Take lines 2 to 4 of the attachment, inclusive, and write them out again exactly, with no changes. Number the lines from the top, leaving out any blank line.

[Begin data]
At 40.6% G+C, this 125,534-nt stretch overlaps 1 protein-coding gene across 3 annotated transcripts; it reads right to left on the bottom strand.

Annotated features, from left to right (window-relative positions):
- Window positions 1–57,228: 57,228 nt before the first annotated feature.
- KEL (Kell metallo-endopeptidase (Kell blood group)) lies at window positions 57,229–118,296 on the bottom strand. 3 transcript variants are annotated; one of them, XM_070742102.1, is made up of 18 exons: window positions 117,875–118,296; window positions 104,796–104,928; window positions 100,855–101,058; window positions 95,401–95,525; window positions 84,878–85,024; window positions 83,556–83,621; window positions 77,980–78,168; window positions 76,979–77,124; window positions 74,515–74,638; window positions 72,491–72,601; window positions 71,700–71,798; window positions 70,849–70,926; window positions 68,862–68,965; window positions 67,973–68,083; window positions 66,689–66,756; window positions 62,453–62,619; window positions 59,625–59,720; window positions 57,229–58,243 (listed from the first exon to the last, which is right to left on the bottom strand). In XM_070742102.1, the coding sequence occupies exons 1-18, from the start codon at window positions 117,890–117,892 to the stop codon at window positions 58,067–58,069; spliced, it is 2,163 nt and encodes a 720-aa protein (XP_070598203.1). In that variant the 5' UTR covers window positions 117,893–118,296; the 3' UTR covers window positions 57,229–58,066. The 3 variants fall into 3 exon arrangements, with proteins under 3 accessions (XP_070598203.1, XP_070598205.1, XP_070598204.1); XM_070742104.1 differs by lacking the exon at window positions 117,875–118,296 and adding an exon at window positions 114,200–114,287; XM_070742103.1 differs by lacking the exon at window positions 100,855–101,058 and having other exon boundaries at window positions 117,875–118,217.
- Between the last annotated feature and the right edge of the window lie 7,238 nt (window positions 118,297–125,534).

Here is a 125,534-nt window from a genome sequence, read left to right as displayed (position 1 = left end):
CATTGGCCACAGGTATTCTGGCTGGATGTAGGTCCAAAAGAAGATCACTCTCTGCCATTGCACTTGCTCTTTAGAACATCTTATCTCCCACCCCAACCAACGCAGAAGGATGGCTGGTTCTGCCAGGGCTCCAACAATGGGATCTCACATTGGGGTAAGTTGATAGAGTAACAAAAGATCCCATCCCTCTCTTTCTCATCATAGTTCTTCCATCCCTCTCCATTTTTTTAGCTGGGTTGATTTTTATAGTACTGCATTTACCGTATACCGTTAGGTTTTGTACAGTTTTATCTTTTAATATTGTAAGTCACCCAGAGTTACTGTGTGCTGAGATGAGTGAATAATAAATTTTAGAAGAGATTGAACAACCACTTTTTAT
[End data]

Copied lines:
Annotated features, from left to right (window-relative positions):
- Window positions 1–57,228: 57,228 nt before the first annotated feature.
- KEL (Kell metallo-endopeptidase (Kell blood group)) lies at window positions 57,229–118,296 on the bottom strand. 3 transcript variants are annotated; one of them, XM_070742102.1, is made up of 18 exons: window positions 117,875–118,296; window positions 104,796–104,928; window positions 100,855–101,058; window positions 95,401–95,525; window positions 84,878–85,024; window positions 83,556–83,621; window positions 77,980–78,168; window positions 76,979–77,124; window positions 74,515–74,638; window positions 72,491–72,601; window positions 71,700–71,798; window positions 70,849–70,926; window positions 68,862–68,965; window positions 67,973–68,083; window positions 66,689–66,756; window positions 62,453–62,619; window positions 59,625–59,720; window positions 57,229–58,243 (listed from the first exon to the last, which is right to left on the bottom strand). In XM_070742102.1, the coding sequence occupies exons 1-18, from the start codon at window positions 117,890–117,892 to the stop codon at window positions 58,067–58,069; spliced, it is 2,163 nt and encodes a 720-aa protein (XP_070598203.1). In that variant the 5' UTR covers window positions 117,893–118,296; the 3' UTR covers window positions 57,229–58,066. The 3 variants fall into 3 exon arrangements, with proteins under 3 accessions (XP_070598203.1, XP_070598205.1, XP_070598204.1); XM_070742104.1 differs by lacking the exon at window positions 117,875–118,296 and adding an exon at window positions 114,200–114,287; XM_070742103.1 differs by lacking the exon at window positions 100,855–101,058 and having other exon boundaries at window positions 117,875–118,217.